Board of Education Considers Space Needs for Beecher Road School
A malfunctioning pool filter at the 50-year-old Beecher Road School (BRS) pool has caused the town to close the facility down in late August, about four months ago, and commissioned an engineering report to find out what repairs are needed and what they would cost.
The engineer, Kyle Elmy with Weston&Sampson, presented his report to the Board of Selectmen at its October 12 meeting. The filter replacement would cost about $80,000 and add some two years to the life of the pool, the selectmen learned. Lead time for new filters would be two to three months. At the same time the engineer found several structural issues which would make this a much costlier project, upwards of $800,000, with an uncertain life span. By comparison, a new pool would cost between $2 to $4 million, he said.
The pool is located at the elementary school, which uses it as part of its physical education program. But it is a town pool and open to town residents on weekends.
The Selectmen subsequently referred the issue to the newly formed Town Building Committee for BRS Capital Projects – a building committee charged with developing a bond proposal to fix the school’s roof leaks; to fix the water incursion due to drainage problems and make some security updates. The committee consists of Selectwoman Sheila McCreven (chair), Board of Education Facilities Committee Chair Jeff Hughes and Board of Finance member Donovan Lofters.
But when the Board of Education members were asked to weigh in on the issue of the pool repair, they were confronted with a dilemma. Although many expressed their support of the pool and the educational value it adds, they were also aware that they are asking the town at the same time to support a bond package to fix up the school. No number has been attached to the potential bonding package yet, as the Building Committee has just started its work.
For the Board of Education members though, their thoughts were aiming beyond the necessary roof repair. What was on their minds was the fact that the school is already bursting at the seams, as far as instructional space is concerned, and enrollment is projected to increase. In fact, enrollment – which is currently at about 850 students — is projected to hit the 1,000 mark by 2031, according to Interim School Supt. Christine Syriac. “2031 will be here before you know it,” she said when the board discussed the issue at its November 21 meeting.
“We need to have the discussion that we will not be able to operate in this building in a few years,” said board member Erin Williamson. However, fixing the roof and then asking the town for a new building is “putting the cart in front of the horse,” warned Dr. Jay Dahya. “We are in this Catch 22 situation.”
“This is a huge issue for me in many, many ways,” agreed Board of Education Chairwoman Lynn Piascyk. She said it was time for the board to start this conversation and explore their space needs in earnest.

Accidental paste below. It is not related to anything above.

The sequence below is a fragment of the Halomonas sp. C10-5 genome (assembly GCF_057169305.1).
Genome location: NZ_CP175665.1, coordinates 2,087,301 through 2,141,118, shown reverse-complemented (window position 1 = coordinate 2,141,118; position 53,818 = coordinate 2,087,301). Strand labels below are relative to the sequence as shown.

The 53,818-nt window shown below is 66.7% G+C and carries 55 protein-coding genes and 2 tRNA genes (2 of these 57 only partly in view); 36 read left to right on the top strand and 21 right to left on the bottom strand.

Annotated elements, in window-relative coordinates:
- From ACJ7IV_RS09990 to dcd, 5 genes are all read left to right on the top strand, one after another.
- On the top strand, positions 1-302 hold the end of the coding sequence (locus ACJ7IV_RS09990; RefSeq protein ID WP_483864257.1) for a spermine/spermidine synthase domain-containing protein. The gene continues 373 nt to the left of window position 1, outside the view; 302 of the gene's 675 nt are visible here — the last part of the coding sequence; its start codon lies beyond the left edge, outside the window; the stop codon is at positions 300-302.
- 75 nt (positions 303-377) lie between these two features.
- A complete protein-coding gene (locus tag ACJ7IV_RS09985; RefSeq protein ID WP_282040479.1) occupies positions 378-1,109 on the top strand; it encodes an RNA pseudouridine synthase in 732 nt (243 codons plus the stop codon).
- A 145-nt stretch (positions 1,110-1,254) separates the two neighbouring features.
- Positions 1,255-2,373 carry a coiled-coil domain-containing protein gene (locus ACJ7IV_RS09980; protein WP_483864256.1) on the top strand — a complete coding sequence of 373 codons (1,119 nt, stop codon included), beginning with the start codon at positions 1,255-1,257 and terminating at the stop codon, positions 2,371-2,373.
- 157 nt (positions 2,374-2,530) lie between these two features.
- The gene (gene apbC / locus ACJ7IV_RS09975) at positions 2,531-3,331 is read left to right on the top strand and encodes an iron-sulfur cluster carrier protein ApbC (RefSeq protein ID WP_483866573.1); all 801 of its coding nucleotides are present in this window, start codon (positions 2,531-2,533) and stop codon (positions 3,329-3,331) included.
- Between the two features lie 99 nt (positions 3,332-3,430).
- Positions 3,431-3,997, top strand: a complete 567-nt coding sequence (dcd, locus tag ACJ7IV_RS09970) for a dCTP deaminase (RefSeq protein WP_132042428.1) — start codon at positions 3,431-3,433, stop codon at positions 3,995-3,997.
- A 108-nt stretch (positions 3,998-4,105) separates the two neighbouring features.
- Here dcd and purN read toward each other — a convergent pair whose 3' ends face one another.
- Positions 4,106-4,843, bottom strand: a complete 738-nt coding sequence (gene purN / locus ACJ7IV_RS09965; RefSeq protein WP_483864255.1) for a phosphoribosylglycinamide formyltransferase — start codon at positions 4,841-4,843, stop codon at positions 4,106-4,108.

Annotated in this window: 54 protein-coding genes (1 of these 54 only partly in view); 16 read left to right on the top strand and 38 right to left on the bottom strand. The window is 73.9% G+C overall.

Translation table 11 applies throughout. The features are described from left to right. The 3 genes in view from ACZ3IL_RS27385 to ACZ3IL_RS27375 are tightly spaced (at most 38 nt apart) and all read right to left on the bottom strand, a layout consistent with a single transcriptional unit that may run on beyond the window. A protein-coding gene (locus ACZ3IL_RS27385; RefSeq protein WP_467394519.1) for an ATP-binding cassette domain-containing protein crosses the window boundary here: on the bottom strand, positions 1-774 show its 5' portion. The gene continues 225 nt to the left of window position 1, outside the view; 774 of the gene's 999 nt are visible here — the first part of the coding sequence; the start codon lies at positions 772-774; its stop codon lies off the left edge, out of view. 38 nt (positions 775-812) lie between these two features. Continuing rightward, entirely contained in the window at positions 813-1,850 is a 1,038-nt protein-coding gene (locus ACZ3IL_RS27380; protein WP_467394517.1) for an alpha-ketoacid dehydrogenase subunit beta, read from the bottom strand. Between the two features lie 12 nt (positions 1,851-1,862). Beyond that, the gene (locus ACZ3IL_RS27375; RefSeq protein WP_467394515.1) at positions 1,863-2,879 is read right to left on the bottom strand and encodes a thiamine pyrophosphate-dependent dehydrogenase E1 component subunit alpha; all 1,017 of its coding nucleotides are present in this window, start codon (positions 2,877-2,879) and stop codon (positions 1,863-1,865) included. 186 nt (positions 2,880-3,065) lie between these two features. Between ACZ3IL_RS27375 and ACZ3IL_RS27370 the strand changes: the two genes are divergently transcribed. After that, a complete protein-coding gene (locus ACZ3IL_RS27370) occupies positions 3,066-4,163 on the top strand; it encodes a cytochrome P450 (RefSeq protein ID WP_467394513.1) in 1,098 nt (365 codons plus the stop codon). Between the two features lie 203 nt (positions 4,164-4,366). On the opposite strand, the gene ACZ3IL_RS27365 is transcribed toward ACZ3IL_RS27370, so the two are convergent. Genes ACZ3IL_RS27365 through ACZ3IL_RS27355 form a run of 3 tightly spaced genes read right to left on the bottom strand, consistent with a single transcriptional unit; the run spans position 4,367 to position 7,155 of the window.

But the town leaders who took a walk-through of the building at the invitation of the Building Committee, were surprised when, instead of inspecting the roof leaks, administrators showed them just how tight instructional space had become.
For McCreven, who some 10 years ago chaired the Woodbridge Board of Education, and has led several building committees before this one, the scenario is not new. Back in 2001, when then Superintendent Wolfe wanted to educate the community about Beecher’s space needs, he would publish a “Space Odyssey” every week, pointing out where the weaknesses were. McCreven said she encouraged the board to follow that example and do more publicity in this regard.
The community at large does not understand why the school is complaining about the lack of space when some 20 years ago they taught more than 1,000 students. In today’s educational environment, there is a greater need for “pull-out” instruction for students than what was done even a few years ago. “They need smaller spaces,” she said.
Last year, the school divided the Rotunda to teach special ed classes – a less than desirable solution given the size and acoustics in the space. Should the district need to add another classroom due to incoming students, that will necessitate putting a Specials teacher on a cart, Syriac said.
McCreven said the Board of Ed will need to form a subcommittee to study its space needs, and suggest a solution. It will need to look at the numbers and decide whether to either add a portable classroom, build a wing or build a separate building on the Beecher grounds. Another possibility is to fill in the pool and turn it into classroom space.
In the meantime, the Building Committee will continue its work on a bonding package, to bring the immediate repairs to referendum, possibly sometime next year. The roof work could then be performed in the summer of 2024.
“Until then they’ll have the buckets in the hallways,” McCreven said. As for the swimmers, both the Jewish Community Center and the Orange pool are open to them, according to Recreation Director John Adamovich.
By Bettina Thiel, Woodbridge Town News Correspondent